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Perseveration 2011 Movie [PORTABLE]

The PWS critical region includes a small nucleolar RNA (snoRNA) and HBII-52 (SNORD115), which has been shown to regulate the processing of the mRNA of the serotonin 2 C receptor, located elsewhere on the genome (Kishore and Stamm 2006). New mouse models of PWS are based on this finding, including mice deleted for HBII-52 (Ding et al. 2008) or with altered 2 C receptor mRNA functioning (Morabito et al. 2010). As with other PWS models, these mice are hyperphagic but not obese. Sahoo et al. (2008) reported a boy with features consistent with the diagnosis of PWS who had a small deletion of only the snoRNA HBII-85 and part of SNORD115 region, strongly implicating these clusters in the PWS phenotype. Lack of HBII-52 expression in PWS may lead to altered processing of serotonin 2 C receptor mRNA, which may impact the efficacy of serotonin-altering medications in this population (Dykens and Shah 2003). Although altered serotonergic functioning has long been implicated in autism, including high levels of platelet serotonin (Veenstra-Vanderweele et al. 2009), serotonin levels or serotonin-altering genes have yet to be well-studied in PWS (although see Dykens et al. 2011).

Perseveration 2011 Movie

Aberrant face processing has been identified in people with ASD using eye tracking, event-related potentials (ERPs), and functional neuroimaging. Eye tracking studies, for example, show that children with ASD often demonstrate less fixation on eyes and/or they have a relative proficiency in processing the mouth region relative to the eye region (Dalton et al. 2005; Klin et al. 2002). Studies are now underway using eye tracking in PWS. In ERP work, the N170 is often used as an electrophysiological marker for the encoding of upright faces and children with autism appear to have a dampening of the N170 in response when viewing faces (Grice et al. 2005). A preliminary study in PWS found a similar dampening effect in eight individuals with paternal deletions (Halit et al. 2011). The eight participants with mUPD showed a more typical N170 response to faces, but their eye gaze processing was similar to adults with autism. Data suggest unusual perceptual processing of faces in both genetic subtypes of PWS.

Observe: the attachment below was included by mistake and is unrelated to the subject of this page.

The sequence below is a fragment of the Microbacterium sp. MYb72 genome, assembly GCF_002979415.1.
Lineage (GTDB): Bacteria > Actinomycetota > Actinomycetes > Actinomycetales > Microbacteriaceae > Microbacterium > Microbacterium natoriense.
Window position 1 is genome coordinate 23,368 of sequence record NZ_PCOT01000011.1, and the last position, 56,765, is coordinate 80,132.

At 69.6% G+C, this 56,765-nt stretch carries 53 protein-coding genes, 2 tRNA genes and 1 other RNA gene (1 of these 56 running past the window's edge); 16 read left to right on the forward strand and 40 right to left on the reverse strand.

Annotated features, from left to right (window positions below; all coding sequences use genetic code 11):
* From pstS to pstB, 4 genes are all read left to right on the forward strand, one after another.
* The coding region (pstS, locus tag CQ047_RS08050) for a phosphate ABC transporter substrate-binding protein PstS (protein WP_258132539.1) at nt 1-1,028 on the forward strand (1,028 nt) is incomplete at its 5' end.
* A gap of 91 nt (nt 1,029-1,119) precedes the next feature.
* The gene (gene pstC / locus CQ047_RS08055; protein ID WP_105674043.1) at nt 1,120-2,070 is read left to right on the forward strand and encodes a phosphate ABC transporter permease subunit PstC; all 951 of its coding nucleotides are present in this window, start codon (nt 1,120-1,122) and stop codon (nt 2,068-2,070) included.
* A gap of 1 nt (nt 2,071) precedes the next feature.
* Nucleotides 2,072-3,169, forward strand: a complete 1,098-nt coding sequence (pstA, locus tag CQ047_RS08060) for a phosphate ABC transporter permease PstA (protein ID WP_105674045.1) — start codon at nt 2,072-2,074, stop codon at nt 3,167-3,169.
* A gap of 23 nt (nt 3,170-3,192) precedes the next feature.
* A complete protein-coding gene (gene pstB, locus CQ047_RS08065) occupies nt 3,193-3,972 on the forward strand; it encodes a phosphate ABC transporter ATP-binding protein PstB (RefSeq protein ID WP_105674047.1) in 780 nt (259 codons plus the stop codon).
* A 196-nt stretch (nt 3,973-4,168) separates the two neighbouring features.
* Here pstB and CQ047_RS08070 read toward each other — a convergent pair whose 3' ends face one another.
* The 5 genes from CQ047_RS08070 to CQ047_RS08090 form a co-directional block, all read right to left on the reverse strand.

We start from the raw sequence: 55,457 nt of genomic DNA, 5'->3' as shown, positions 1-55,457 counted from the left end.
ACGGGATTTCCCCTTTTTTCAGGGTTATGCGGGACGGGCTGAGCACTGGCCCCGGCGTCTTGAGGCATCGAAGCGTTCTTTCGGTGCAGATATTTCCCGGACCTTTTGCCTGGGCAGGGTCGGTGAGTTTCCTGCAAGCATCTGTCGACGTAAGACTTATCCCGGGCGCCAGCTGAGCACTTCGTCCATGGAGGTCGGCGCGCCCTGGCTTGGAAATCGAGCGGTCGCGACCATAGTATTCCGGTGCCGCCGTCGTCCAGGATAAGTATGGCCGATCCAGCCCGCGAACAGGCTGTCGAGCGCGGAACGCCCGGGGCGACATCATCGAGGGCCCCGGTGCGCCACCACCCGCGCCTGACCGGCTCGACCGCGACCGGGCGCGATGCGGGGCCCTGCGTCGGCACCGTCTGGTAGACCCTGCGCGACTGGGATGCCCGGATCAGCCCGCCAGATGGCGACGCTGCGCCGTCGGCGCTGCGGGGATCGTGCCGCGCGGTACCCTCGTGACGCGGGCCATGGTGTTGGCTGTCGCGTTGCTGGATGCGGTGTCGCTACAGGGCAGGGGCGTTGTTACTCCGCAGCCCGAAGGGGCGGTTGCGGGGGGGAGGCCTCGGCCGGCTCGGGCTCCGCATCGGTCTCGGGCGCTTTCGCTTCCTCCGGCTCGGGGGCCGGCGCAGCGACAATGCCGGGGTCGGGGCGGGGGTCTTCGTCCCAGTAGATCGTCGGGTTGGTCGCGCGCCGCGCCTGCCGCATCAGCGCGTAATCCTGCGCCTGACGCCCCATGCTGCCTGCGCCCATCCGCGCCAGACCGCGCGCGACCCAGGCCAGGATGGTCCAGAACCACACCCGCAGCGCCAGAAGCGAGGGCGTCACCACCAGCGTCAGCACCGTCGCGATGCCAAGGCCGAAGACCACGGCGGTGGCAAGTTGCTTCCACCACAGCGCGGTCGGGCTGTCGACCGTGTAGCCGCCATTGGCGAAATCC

Rhythm: Arabic is stress-timed similar to English (Nespor, Shukla, & Mehler, 2011). However, Arabic does not strictly produce syllable stress at the same phases within phrases like English. In addition, the fundamental frequency (F1) for low vowels in stressed syllables in Arabic is between 10 and 40 Hz, compared to 50 and 100 Hz in English (Tajima, Zawaydeh, & Kitabara, 1999).